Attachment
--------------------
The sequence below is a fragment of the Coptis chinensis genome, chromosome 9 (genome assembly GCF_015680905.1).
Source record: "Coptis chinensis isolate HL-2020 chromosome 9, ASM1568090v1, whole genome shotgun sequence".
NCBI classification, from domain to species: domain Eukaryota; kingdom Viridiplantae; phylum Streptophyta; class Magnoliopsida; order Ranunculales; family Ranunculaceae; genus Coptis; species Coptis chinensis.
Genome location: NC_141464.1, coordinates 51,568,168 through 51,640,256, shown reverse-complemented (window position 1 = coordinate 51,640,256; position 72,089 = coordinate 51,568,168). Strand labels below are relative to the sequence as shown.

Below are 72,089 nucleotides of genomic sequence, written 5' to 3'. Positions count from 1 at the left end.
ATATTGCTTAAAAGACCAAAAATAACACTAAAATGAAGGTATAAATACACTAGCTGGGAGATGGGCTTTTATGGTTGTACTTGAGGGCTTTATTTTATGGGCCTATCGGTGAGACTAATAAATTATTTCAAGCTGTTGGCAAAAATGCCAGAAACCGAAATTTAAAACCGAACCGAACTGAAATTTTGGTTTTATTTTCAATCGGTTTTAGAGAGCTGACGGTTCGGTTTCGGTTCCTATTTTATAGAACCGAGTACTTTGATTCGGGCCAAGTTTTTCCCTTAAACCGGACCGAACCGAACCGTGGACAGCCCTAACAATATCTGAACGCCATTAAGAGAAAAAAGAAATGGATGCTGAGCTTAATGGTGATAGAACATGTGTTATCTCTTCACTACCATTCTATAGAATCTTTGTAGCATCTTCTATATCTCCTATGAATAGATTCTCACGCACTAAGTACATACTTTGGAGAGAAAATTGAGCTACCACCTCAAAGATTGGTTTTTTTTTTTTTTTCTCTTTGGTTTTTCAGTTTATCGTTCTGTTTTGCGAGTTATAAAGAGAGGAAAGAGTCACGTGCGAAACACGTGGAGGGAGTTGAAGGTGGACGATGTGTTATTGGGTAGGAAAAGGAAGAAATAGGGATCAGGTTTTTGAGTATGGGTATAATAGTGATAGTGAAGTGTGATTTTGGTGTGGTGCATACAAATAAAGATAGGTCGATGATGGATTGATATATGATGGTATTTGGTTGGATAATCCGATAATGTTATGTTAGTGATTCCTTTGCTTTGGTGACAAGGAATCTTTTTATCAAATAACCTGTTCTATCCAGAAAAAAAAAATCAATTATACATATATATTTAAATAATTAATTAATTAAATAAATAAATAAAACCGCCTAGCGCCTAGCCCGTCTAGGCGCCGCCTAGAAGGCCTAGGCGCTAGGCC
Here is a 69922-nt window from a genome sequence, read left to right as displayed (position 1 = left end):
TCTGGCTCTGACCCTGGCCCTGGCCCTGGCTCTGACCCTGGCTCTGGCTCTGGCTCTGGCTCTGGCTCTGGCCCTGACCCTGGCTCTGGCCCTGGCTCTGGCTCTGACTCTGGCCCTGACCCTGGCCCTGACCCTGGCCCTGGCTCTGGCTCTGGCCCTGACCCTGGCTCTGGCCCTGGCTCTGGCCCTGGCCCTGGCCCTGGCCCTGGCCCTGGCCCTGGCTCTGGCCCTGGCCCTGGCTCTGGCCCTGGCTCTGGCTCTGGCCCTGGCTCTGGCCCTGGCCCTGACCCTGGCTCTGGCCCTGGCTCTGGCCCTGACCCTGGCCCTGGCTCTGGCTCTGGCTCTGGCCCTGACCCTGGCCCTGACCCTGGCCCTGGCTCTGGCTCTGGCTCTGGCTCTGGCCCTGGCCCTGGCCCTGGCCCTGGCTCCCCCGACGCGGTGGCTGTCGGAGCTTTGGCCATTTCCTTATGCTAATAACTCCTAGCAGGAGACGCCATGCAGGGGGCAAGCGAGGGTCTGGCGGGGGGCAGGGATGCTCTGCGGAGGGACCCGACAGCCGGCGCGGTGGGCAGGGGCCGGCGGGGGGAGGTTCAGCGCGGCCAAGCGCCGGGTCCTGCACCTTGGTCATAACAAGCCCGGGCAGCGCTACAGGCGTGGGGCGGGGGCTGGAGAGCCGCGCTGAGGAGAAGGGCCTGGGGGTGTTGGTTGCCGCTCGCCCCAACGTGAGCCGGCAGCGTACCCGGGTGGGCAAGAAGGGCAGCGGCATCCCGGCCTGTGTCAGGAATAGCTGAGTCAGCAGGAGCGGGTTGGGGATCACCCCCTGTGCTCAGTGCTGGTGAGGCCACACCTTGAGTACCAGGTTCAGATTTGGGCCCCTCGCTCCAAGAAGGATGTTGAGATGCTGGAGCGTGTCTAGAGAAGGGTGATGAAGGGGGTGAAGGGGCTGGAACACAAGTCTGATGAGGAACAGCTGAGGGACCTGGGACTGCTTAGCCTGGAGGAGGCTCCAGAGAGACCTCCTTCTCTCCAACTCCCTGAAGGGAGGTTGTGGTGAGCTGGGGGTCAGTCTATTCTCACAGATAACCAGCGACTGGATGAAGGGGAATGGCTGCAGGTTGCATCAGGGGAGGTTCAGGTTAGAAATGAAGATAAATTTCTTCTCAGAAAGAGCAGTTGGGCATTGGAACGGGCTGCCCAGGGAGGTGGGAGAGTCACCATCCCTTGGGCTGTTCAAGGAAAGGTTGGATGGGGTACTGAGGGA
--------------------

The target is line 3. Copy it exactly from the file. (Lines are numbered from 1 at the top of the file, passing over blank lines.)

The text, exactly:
NCBI classification, from domain to species: domain Eukaryota; kingdom Viridiplantae; phylum Streptophyta; class Magnoliopsida; order Ranunculales; family Ranunculaceae; genus Coptis; species Coptis chinensis.